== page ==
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Back in early January, former Cardinals Scouting Director Chris Correa pled guilty to charges stemming from unauthorized incursions into the Houston Astros’ systems back in 2013 and 2014 (hacking).

Just yesterday, in conjunction with his sentencing, further details surrounding the investigation and the crimes were released. And that sentence was rather severe (46 months in prison).

Although the Federal/governmental portion of this investigation is now at an end, the story isn’t quite over. Major League Baseball will now complete its own investigation (including using much of the information obtained by the F.B.I.), before potentially handing down some form of punishment to the St. Louis Cardinals organization as a whole.

It is still unclear how harsh the Cardinals’ punishment will be, but MLB has suggested the severity of the discipline will largely depend on the organizational participation/awareness of Correa’s actions. So let’s look at some of the results of the court’s comments, punishments and conclusions, to see just where things may wind up.



According to Doug Moore (St. Louis Post-Dispatch), Correa pleaded guilty to five counts of unauthorized access to a protected computer, admittedly using the accounts of three Astros employees to view scouting reports, player evaluations, notes on trade discussions and draft pick bonuses. In addition to the admissions above, the investigation revealed that Correa may have accessed the Houston Astros’ database 60 times on 35 different days, while taking protective measures to conceal his identity throughout the process.

Correa gained access to the Astros’ database of information through a stolen password obtained when one of the former Cardinals executives (likely Jeff Lunhow) turned in his Cardinals’ laptop before leaving the organization. As one example of a hack (per the Post-Dispatch), on March 24, 2013, Correa reportedly viewed an “Excel file of every amateur player eligible for the draft as well as the Astros’ internal evaluations and the scouts’ proposed bonuses to offer the players.”

The value of all the stolen information has been estimated at $1.7 million by the U.S. Attorney’s Office. Thus, the sentence also includes a restitution payment of $279,038.65. Severe may be an understatement.

But the punishment was severe, because the crimes were severe – at least in the eyes of the court. On top of the breach outlined above, Correa accessed scouting information on amateur players during the draft (and accessed Astros notes on players the Cardinals had drafted), notes on Cardinals’ prospects, trade discussions, and much more (of what the court is calling) “confidential information.”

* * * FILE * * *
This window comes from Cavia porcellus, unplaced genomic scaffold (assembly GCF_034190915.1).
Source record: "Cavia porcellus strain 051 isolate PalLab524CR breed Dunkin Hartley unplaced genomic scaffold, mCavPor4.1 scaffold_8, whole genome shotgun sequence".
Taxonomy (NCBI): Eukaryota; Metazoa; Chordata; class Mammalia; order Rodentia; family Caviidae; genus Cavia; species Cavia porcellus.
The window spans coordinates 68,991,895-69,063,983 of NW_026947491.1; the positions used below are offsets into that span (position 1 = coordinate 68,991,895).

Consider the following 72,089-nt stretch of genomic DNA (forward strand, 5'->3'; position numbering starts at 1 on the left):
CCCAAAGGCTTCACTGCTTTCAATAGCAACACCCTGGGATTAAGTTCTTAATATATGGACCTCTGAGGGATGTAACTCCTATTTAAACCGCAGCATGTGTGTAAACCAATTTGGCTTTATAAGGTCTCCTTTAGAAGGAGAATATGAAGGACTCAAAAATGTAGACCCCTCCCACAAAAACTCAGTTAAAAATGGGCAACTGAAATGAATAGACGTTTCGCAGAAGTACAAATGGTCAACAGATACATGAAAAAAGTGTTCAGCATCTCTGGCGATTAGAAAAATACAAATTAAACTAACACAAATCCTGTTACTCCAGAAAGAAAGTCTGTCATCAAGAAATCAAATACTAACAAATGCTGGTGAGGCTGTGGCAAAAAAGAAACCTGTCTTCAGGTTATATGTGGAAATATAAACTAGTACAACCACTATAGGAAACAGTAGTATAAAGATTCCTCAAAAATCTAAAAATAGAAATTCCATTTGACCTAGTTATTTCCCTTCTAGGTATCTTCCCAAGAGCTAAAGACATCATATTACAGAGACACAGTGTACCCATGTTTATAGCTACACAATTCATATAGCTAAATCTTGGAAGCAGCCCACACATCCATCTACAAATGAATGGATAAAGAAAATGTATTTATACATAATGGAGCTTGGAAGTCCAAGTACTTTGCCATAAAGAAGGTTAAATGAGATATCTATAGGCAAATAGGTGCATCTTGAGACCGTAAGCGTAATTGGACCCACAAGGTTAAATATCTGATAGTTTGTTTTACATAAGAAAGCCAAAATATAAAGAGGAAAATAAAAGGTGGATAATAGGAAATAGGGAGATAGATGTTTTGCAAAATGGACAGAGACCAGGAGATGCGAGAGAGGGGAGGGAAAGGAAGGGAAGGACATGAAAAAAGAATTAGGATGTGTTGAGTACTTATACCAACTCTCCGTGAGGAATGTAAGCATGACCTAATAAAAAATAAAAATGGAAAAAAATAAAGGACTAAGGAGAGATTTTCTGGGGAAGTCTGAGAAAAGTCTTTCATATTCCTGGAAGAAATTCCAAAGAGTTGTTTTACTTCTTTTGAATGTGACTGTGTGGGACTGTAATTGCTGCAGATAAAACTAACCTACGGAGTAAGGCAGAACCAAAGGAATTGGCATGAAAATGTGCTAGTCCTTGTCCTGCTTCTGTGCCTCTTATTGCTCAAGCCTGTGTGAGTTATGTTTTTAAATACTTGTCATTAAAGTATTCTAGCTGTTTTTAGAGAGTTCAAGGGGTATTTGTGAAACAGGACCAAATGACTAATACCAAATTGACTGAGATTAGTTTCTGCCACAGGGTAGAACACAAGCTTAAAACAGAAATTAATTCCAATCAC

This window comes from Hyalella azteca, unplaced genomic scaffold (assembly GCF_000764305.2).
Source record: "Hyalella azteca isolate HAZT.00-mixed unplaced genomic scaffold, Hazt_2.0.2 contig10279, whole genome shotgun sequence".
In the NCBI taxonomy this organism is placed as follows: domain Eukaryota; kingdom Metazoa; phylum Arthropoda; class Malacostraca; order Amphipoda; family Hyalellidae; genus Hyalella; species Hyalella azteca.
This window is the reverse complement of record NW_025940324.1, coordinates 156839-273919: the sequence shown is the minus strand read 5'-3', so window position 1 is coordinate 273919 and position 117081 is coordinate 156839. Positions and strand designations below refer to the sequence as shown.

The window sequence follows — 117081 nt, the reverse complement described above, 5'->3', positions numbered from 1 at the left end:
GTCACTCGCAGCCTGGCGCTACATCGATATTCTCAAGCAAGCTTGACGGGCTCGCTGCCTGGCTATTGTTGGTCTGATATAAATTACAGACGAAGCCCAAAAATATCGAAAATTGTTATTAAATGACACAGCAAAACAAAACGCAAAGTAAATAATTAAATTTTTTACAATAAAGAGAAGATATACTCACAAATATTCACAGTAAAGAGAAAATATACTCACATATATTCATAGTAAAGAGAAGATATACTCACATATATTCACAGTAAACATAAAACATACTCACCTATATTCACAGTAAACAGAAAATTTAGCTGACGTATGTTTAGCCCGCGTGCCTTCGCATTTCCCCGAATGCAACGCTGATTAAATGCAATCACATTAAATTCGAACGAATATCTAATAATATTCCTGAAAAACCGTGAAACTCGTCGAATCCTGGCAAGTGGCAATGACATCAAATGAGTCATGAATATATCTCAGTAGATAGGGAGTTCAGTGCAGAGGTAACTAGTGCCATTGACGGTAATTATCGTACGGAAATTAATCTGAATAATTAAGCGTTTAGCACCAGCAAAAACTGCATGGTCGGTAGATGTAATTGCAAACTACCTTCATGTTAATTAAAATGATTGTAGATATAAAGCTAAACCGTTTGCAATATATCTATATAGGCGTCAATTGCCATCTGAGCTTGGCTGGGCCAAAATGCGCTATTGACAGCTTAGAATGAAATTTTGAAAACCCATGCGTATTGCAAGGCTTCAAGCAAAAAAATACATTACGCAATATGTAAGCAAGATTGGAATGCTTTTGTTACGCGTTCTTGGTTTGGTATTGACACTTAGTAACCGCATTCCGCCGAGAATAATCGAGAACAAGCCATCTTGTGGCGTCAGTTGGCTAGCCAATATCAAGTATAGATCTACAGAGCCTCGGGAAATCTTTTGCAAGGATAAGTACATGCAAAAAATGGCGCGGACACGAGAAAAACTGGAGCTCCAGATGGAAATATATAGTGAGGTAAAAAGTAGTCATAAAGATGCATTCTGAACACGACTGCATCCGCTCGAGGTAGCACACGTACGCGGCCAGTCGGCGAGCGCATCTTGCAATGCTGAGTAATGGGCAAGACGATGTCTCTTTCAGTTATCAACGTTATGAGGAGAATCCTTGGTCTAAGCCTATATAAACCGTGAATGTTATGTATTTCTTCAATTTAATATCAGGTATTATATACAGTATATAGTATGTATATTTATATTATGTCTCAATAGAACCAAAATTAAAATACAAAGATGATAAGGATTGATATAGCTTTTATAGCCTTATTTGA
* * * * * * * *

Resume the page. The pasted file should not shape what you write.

Considering the fact that Major League Baseball was awaiting the outcome of the sentencing before handing down punishments of its own, this isn’t a good start for the Cardinals. That said, the investigation (or at least the information that has so far reached the public) hasn’t seemed to uncover much organizational involvement (well, beyond that of a very high-level executive), so a lot is still up in the air. We know only that Correa says he told others in the Cardinals organization.

But make no mistake, the ball is in MLB’s court, and they’re ready to move on it. In a statement issued shortly after the sentencing (ESPN), MLB indicated that the Commissioner has asked the Department of Investigations to do what they do and conduct a complete investigation into the facts of the matter, including information requests from law enforcement. The statement later added that the “The Commissioner hopes that the investigation can be completed promptly to put him in a position to take appropriate action.”

We’ll see where things ultimately land, but I wouldn’t consider the recent Red Sox punishments as precedent. The Commissioner has already indicated that there aren’t many similarities between the two infractions (the Red Sox admitted to organizational involvement), though it’s hard to know which way that cuts. And, of course, everything changes if MLB’s investigation reveals new information. Which is why there’s just no point in speculation right now.

I suspect we’ll hear the results of MLB’s investigation soon with the punishments quickly thereafter. As always, we’ll keep you updated.




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